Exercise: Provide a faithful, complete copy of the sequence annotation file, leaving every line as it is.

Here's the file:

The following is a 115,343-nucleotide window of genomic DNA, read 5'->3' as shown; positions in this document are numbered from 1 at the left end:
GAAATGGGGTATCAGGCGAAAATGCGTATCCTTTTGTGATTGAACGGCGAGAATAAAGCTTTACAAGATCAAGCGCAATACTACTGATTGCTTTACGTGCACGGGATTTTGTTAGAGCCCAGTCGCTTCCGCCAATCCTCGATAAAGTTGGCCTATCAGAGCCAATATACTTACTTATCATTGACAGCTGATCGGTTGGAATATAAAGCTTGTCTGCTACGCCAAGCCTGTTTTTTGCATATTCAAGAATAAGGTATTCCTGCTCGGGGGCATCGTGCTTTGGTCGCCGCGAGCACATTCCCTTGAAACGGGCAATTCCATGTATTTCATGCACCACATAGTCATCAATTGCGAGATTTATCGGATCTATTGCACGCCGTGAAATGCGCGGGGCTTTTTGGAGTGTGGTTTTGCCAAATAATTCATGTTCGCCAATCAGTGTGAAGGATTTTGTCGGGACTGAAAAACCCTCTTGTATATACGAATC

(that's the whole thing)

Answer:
The following is a 115,343-nucleotide window of genomic DNA, read 5'->3' as shown; positions in this document are numbered from 1 at the left end:
GAAATGGGGTATCAGGCGAAAATGCGTATCCTTTTGTGATTGAACGGCGAGAATAAAGCTTTACAAGATCAAGCGCAATACTACTGATTGCTTTACGTGCACGGGATTTTGTTAGAGCCCAGTCGCTTCCGCCAATCCTCGATAAAGTTGGCCTATCAGAGCCAATATACTTACTTATCATTGACAGCTGATCGGTTGGAATATAAAGCTTGTCTGCTACGCCAAGCCTGTTTTTTGCATATTCAAGAATAAGGTATTCCTGCTCGGGGGCATCGTGCTTTGGTCGCCGCGAGCACATTCCCTTGAAACGGGCAATTCCATGTATTTCATGCACCACATAGTCATCAATTGCGAGATTTATCGGATCTATTGCACGCCGTGAAATGCGCGGGGCTTTTTGGAGTGTGGTTTTGCCAAATAATTCATGTTCGCCAATCAGTGTGAAGGATTTTGTCGGGACTGAAAAACCCTCTTGTATATACGAATC